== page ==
“Do I not destroy my enemy when I make them my friend?" Abraham Lincoln, 16th U.S. President, 1861-1865
By Marianne Eby
Creativity is essential to reaching mutually beneficial solutions in negotiations. Most people are actually more comfortable arguing or convincing others to accept their ideas than they are using creativity to generate win-win solutions. Creativity requires the ability to take risks, be open to ideas, defer criticisms, and empathize. Are you scared to be creative?
Researcher George Land conducted a study that showed we start as extremely creative individuals and lose most of it. Land distributed a creativity test (the same one used by NASA to select innovative engineers and scientists) to 1,600 5-year-olds, and re-tested the same children at age 10, and again at age 15. He also gave the same test to 280,000 adults. The results below demonstrate that the majority of people become less creative as they mature.
Some blame our educational systems for derailing our abilities to: take risks, be open to new ideas, generate loose connections, and empathize. Steve Jobs, reflecting on his first three years as a student of Monta Loma Elementary, commented:
“I was kind of bored for the first few years, so I occupied myself by getting into trouble…I encountered authority of a different kind than I ever encountered before and I did not like it. And they really almost got me. They came close to really beating any curiosity out of me.”
Quoted from Walter Isaacson's biography of Steve Jobs (a great read on creativity and negotiations). Indeed a number of educational systems focus on one correct answer, which actively discourages imagining different results. Regardless of the cause, we can overcome this challenge and reengage with our inner child’s imagination.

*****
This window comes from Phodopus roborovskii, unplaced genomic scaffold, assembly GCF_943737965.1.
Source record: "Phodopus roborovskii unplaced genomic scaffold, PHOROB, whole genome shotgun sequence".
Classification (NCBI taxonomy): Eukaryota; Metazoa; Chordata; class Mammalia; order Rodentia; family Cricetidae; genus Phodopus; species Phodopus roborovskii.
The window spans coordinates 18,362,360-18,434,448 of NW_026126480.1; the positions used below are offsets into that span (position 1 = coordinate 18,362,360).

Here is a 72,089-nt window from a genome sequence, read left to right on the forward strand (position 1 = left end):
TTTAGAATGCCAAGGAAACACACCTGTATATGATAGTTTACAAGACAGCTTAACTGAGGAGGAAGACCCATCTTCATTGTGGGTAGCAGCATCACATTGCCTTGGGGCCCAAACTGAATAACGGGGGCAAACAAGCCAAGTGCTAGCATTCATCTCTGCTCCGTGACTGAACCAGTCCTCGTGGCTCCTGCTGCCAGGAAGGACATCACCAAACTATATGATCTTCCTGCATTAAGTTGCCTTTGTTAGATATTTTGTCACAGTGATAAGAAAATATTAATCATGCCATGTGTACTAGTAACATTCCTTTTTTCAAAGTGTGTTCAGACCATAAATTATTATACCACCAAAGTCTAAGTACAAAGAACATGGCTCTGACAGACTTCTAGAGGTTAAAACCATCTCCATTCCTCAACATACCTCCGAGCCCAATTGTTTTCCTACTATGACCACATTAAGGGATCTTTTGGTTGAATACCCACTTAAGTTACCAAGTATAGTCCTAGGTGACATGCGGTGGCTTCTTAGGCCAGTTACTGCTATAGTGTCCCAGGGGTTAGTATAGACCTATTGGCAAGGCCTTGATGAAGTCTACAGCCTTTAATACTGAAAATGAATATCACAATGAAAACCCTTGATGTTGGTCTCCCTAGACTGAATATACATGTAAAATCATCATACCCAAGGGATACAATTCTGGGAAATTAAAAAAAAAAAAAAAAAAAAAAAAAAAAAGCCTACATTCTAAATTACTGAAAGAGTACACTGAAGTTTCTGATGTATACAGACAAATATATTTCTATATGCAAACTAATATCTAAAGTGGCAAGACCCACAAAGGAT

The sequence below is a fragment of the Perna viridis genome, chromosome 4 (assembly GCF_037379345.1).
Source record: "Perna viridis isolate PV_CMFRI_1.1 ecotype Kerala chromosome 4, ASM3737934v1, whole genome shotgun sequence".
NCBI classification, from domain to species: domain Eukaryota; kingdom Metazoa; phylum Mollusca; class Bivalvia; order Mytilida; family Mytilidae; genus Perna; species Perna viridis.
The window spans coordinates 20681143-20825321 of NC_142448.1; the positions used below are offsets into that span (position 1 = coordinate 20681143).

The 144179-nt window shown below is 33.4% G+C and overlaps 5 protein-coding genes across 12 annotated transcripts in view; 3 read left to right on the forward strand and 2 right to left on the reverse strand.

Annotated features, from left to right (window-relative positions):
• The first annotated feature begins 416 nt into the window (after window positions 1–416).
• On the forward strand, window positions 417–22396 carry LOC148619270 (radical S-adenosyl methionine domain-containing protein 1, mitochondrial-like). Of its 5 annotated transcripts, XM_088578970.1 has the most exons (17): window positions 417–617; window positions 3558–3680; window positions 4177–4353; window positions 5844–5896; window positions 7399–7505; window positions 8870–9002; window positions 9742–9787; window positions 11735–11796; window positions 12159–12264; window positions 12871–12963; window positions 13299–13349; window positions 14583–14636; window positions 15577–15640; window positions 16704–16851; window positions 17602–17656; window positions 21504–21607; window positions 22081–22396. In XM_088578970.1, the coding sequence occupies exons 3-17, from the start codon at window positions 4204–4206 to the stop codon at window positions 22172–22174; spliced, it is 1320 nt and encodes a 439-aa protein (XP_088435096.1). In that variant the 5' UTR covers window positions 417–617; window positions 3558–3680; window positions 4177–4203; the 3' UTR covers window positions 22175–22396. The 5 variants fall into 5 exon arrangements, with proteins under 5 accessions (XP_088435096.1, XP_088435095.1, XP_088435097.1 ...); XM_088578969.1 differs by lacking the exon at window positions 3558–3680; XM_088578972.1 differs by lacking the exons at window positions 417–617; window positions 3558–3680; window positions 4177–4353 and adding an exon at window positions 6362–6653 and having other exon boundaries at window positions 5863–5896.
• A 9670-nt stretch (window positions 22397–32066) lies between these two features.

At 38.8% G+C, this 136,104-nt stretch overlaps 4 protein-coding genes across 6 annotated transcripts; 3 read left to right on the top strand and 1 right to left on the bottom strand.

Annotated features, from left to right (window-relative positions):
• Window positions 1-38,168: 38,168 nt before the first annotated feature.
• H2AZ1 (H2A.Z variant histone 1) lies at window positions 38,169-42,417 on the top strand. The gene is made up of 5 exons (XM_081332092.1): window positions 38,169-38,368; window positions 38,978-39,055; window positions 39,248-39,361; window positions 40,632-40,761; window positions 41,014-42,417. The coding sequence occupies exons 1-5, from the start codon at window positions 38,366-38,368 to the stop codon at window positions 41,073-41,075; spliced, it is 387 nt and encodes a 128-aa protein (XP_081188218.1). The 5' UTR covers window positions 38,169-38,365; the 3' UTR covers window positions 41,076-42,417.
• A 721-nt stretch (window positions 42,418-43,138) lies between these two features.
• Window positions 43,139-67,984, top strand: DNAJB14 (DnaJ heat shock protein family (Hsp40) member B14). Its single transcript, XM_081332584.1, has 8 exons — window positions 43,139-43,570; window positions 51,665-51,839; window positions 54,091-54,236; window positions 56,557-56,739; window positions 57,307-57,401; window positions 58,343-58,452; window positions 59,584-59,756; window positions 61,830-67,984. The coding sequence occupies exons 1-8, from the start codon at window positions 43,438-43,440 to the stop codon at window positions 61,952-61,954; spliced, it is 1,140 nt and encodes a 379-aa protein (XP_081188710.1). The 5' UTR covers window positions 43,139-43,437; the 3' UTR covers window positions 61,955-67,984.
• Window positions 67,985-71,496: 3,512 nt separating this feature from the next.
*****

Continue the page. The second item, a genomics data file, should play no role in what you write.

One way to keep the creativity alive in your negotiations is to focus on defining each party's interests, and then listing all possible options that meet those interests without any criticism regarding resources, feasibility, etc. This part of a negotiation should be like the brainstorming you did as a 5-year old, where you were encouraged to imagine that anything was possible. Harnessing this unencumbered imagination during a negotiation requires people to recognize that every idea is a valid option so that the third zany idea eventually leads to the brilliant seventh idea that is mutually beneficial.
A client related an example of this type of brainstorming. Samantha’s communications team was meeting with their IT colleagues to determine how to support a client's new website. Some of the IT team’s participants started to suggest ideas about changing the existing website design, and a communications team member commented that it would be too burdensome for the client. The group started arguing about the resources it would take to support different designs. Samantha called a halt, and suggested they brainstorm ideas based on the client’s requirements, and leave the ‘resources’ issue until later.
“Stopping the flow of criticism allowed people to put themselves in the position of the client, ask better questions, and envision innovative solutions. It helped the team realize that the website could be designed to meet the client’s needs without changing most of the interface. This was something nobody had anticipated when the meeting started and totally changed the game.”